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Ways to Improve Performance Appraisals Essay

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Updated: May 13th, 2021


The overall purpose of performance appraisal is to provide an accurate and objective measure of how well a person is performing…. on the bases of this information, decisions will be made about the employee’s future with the organization… in addition, performance evaluations are often used to validate specific selection techniques” (Schultz & Schultz 2010, p. 107)

The history of performance appraisal can be traced to the beginning of the 20th century. Its real use began in the United States during the 1950s by organizations after it was proven successful during World War II. As Derven says in his book of 1989, “… a basic human tendency to make judgments about that one is working with, as well as about oneself.” (Derven 1990) This makes appraisal to be inevitable and common among people. If there is a lack of a carefully and structured method of appraisal, human beings will have a tendency to judge the work performance of others, be they subordinates or informally.

The tendency of people to judge others can cause serious motivational, moral, and at times legal problems in the office. In lack of a proper appraisal system, there is no way of making sure the judgments imposed are lawful, just, sound, and accurate. When performance appraisal was begun, it started as a way of justifying an employee’s income. This was to be used to make decisions on whether the amount of salary or wage awarded to workers was justified (Derven 1990, p.65). The process was rather simple; if an employee performed dismally, then his or her pay would be cut and vice versa. The problem with this system was that they were less concerned with the potential that lay with development in the appraisal. This made the traditional importance of using the only reward be rejected. Globally the potential that lay in using appraisal as a tool of motivating and developing workers was being adopted and implemented in the workplaces (Derven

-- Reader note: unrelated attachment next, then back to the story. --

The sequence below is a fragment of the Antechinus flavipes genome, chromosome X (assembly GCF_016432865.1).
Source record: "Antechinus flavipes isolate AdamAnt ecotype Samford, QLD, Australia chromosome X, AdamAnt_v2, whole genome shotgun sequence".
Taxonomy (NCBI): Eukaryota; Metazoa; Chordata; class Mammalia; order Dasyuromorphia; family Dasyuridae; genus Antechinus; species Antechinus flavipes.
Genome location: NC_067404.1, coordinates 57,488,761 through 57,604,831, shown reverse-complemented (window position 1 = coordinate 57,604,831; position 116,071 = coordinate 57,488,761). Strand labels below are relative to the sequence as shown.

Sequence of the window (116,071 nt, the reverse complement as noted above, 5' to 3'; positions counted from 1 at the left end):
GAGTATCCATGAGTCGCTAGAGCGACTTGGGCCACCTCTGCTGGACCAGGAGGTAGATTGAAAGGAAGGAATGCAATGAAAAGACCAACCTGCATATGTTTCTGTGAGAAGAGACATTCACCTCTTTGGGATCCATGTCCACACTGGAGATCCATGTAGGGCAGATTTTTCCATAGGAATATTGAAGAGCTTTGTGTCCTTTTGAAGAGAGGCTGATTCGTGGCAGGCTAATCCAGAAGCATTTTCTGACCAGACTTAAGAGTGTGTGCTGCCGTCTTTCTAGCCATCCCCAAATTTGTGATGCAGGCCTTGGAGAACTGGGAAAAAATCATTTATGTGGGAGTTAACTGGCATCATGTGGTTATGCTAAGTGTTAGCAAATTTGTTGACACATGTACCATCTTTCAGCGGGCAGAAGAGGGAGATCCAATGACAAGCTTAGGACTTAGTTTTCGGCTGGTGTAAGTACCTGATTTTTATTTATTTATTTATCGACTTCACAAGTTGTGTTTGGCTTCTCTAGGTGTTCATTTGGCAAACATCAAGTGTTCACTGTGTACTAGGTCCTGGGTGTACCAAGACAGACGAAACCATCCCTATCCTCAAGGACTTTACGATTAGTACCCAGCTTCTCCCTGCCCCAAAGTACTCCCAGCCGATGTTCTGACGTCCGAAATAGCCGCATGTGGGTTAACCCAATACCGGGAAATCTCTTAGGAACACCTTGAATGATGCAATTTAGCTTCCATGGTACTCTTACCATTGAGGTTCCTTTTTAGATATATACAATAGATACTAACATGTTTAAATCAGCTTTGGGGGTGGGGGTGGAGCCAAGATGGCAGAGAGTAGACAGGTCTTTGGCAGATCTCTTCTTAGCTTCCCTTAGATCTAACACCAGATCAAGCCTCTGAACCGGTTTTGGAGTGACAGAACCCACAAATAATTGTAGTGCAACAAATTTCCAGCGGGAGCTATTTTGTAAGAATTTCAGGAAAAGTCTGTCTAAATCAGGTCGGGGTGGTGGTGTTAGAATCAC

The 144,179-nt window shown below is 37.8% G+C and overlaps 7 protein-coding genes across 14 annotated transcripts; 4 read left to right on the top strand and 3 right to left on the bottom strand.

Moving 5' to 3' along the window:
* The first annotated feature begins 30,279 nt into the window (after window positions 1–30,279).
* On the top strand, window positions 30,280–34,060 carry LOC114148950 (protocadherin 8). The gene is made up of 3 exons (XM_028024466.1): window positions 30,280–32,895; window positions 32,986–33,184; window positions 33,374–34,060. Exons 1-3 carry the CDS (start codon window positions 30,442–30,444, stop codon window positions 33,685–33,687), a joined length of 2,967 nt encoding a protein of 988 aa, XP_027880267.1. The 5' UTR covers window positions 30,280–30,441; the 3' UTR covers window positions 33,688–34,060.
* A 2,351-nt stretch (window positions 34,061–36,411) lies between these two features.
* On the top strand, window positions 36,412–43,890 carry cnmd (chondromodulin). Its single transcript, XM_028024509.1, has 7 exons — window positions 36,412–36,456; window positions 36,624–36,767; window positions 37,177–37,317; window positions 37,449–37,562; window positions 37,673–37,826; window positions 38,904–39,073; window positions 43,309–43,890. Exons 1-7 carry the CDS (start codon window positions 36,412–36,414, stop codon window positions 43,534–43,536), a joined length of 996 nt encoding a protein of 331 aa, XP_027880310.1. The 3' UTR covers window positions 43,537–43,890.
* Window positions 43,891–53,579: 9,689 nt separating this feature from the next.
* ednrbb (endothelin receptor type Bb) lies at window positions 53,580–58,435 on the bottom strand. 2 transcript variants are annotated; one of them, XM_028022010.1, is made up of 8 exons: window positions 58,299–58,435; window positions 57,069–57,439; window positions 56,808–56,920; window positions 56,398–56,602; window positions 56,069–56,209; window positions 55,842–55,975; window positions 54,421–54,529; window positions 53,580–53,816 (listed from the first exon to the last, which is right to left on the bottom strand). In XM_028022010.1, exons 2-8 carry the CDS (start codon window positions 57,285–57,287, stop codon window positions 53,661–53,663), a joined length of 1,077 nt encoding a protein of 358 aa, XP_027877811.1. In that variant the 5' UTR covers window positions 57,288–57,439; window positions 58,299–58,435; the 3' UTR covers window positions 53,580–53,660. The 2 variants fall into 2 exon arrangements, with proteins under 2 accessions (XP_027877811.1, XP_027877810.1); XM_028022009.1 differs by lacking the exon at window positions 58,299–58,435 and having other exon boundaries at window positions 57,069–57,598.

1990, p.69).


In the modern world, performance appraisal has come to be defined as a structured formal relationship between a subordinate and the supervisor. This takes place in the form of periodic interviews, which may be annually or semi-annually. It involves examination work performance of the subordinate as well as discussing ways of improving. It also involves the identification of subordinate weaknesses, strengths, and the opportunities that lie for improving and developing skills. According to Moorhead and Griffin, they describe it as “the process of evaluating work behaviors by measurement and comparison to previously established standards, recording the results, and communicating them back to the employee. It is an activity held between a manager and an employee.” (Moorhead & Griffin 1992, p.58).

In most corporations and organizations, the results of the appraisals are used either in whole or partially in helping formulate reward outcomes. Simply put, the appraisal results help in the identification of better-performing workers and lousy workers; in doing so, it is used to formulate pay increases, additional benefits, and promotions. Using the same application, the appraisal results can be used in helping identify workers who may need counseling or, in a worst-case scenario, demotion or dismissal. In doing so, an organization should seek laws that might hinder their capability of dismissing or decreasing a worker’s pay (Lawrie 1990, p.69).

Controversy on performance appraisal